Though she was 41, nearing the end of a typical lifespan for a lowland gorilla, Alpha still had a lot of youthful exuberance — especially around a silverback named Ramar. In the early 2000s at Chicago's Brookfield Zoo, Alpha would often strut and purse her lips, gaze at Ramar for long periods of time, toss hay into his face, and try to sit in his lap. Alpha's caretakers considered giving her contraceptives. At her age, a pregnancy might have endangered both mother and baby. But was Alpha even capable of becoming pregnant? Gorillas in captivity tended to live longer than those in the wild, but they rarely reproduced after their late 30s.
Did gorillas, like humans, go through menopause?
To find out, two researchers associated with Brookfield Zoo, Sylvia Atsalis and Sue Margulis, studied the hormonal cycles of 22 elderly female gorillas at seventeen zoos across North America. Twenty-three percent were menopausal: They completely lacked typical cycles of the hormone progestogen, which is important for mating, menstruation, and pregnancy. Another 32 percent, including Alpha, had irregular cycles and were transitioning into menopause. "As our closest living relatives, great apes likely experience behavioral and physiological patterns associated with reproductive aging and menopause that are similar to human patterns," the researchers wrote.
Defined broadly, menopause is the programmed end of fertility in a female animal. Human women, of course, are well aware that their fertility will decline with age and cease after a certain point, typically around age 50. In the animal kingdom at large, however, menopause is an oddity — and a long-standing evolutionary mystery. An organism's ultimate goal is reproduction. Why sacrifice that consummate purpose? Even more puzzling, why would an animal naturally become infertile and then go on living for years? Throughout history, scientists have proffered numerous theories. But studying the biological phenomenon of menopause is difficult, in part because it seems to be so rare.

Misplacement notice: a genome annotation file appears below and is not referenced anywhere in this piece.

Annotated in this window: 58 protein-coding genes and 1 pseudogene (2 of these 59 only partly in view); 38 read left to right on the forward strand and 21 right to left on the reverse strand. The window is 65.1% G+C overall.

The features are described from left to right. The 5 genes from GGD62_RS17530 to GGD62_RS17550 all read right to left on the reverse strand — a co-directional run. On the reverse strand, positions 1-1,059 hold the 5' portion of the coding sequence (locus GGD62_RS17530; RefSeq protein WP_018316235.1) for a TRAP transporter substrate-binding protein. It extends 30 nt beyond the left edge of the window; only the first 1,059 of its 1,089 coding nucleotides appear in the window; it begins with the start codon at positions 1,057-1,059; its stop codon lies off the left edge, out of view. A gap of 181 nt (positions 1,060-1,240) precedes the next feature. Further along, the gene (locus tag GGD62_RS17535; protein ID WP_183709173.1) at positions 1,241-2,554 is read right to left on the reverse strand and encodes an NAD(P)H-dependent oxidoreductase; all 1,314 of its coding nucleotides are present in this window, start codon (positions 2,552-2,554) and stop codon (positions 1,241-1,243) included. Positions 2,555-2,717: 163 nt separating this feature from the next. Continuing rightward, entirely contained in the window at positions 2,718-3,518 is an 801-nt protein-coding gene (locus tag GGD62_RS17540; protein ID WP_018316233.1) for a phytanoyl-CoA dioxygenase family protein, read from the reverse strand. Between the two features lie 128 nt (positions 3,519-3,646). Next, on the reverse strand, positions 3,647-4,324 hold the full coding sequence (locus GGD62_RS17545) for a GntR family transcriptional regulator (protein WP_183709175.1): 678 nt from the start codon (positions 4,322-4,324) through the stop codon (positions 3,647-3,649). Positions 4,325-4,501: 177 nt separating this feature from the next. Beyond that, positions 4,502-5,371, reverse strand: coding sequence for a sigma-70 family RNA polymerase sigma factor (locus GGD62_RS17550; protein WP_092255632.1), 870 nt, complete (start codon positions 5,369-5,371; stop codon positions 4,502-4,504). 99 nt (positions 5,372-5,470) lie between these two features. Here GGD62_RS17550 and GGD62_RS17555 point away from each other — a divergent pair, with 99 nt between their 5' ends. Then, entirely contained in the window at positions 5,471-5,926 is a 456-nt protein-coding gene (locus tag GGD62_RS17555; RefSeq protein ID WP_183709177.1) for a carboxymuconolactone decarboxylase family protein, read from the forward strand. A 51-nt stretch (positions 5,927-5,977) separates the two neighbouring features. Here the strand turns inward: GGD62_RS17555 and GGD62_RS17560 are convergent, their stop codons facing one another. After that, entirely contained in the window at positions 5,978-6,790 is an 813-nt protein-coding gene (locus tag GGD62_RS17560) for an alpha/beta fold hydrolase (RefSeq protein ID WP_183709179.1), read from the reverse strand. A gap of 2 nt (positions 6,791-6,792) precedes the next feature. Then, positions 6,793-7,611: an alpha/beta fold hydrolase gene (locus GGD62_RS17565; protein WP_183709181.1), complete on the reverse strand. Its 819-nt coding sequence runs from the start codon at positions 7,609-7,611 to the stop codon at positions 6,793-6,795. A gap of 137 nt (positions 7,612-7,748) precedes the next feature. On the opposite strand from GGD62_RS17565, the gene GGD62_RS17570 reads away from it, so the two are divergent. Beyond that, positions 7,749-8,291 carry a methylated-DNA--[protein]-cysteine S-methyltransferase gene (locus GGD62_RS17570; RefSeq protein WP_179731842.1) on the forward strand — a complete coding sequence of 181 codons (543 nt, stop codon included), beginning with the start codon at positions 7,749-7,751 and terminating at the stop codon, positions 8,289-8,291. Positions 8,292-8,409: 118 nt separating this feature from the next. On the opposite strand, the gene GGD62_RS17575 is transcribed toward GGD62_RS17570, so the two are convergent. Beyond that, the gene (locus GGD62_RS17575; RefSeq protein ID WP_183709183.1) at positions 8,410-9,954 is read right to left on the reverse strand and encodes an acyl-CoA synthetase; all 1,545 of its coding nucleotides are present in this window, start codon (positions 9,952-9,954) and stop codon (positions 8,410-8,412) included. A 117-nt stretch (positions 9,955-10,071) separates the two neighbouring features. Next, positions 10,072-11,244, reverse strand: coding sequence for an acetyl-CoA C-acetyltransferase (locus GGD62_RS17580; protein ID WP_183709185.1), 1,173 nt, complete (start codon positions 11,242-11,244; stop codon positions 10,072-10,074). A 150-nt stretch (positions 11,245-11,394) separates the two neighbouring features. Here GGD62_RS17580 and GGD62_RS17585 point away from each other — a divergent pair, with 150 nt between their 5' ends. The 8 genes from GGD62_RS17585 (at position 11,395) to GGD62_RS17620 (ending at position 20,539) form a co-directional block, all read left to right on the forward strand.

Many animals live short lives in which they quickly produce large numbers of progeny and then expire. Think of the ephemeral mayfly, one species of which lives only five minutes in its adult egg-laying form. Or Amazonian frogs that mate so vigorously during brief bouts of "explosive breeding" that they often kill one another. Or salmon that start deteriorating as soon as they have spawned. Certain animals, notably some birds and mammals, have evolved the opposite strategy, having just a few offspring in their lifetimes and devoting considerable energy to each. In these slow-and-steady species, menopause occasionally emerges. Although a few studies state that all sorts of animals — such as rodents, dogs, rabbits, quail, and livestock — go through menopause, other scientists debate the validity of these claims, citing a paucity of rigorous research. There is more compelling evidence of menopause in primates raised in captivity. In zoos, where they are well-fed and protected from poaching and predators, several primate species, including gorillas, chimpanzees, and orangutans, eventually reach an age at which they naturally stop ovulating. In the wild, however, they rarely survive that long. Only three species are definitively known to routinely live for decades in their natural habitats following menopause: humans, short-finned pilot whales, and orcas.
The question, then, is why. Recent research on orcas, based on more than four decades of data, is providing new insight. It appears that menopause has less to do with the biology of individuals than the structure of their societies.
The fundamental unit of orca society is the matriline, which consists of a matriarch — a grandmother or great-grandmother — and her descendants. Matriarchs and their offspring remain together throughout their lives. Sometimes several matrilines, each consisting of about six to twelve individuals, travel together as a pod. Although adult males routinely disperse to mate with unrelated individuals in other pods, they always return to their native matriline. In the wild, males usually die around age 30, but female orcas can live to 90 or older. Yet they stop having children by about age 40. Female orcas have the longest post-reproductive life span of any nonhuman animal.